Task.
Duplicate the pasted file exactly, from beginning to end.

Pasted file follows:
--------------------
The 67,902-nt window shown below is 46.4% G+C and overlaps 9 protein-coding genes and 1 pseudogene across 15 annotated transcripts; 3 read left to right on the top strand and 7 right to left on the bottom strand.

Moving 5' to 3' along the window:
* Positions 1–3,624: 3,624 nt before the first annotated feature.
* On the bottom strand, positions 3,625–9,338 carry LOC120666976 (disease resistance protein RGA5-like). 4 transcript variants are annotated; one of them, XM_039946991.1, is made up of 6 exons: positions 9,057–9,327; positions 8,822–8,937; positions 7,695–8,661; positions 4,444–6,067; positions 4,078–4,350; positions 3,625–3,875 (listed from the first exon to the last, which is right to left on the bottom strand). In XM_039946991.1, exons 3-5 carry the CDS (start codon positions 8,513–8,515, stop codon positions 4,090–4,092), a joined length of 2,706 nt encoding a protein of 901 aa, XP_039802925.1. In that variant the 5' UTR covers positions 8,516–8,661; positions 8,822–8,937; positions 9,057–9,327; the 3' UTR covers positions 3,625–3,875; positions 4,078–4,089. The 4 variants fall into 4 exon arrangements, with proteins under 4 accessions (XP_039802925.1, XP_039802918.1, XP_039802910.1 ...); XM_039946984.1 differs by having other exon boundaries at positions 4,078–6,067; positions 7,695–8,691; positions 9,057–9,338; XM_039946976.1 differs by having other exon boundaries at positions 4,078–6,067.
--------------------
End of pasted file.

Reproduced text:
The 67,902-nt window shown below is 46.4% G+C and overlaps 9 protein-coding genes and 1 pseudogene across 15 annotated transcripts; 3 read left to right on the top strand and 7 right to left on the bottom strand.

Moving 5' to 3' along the window:
* Positions 1–3,624: 3,624 nt before the first annotated feature.
* On the bottom strand, positions 3,625–9,338 carry LOC120666976 (disease resistance protein RGA5-like). 4 transcript variants are annotated; one of them, XM_039946991.1, is made up of 6 exons: positions 9,057–9,327; positions 8,822–8,937; positions 7,695–8,661; positions 4,444–6,067; positions 4,078–4,350; positions 3,625–3,875 (listed from the first exon to the last, which is right to left on the bottom strand). In XM_039946991.1, exons 3-5 carry the CDS (start codon positions 8,513–8,515, stop codon positions 4,090–4,092), a joined length of 2,706 nt encoding a protein of 901 aa, XP_039802925.1. In that variant the 5' UTR covers positions 8,516–8,661; positions 8,822–8,937; positions 9,057–9,327; the 3' UTR covers positions 3,625–3,875; positions 4,078–4,089. The 4 variants fall into 4 exon arrangements, with proteins under 4 accessions (XP_039802925.1, XP_039802918.1, XP_039802910.1 ...); XM_039946984.1 differs by having other exon boundaries at positions 4,078–6,067; positions 7,695–8,691; positions 9,057–9,338; XM_039946976.1 differs by having other exon boundaries at positions 4,078–6,067.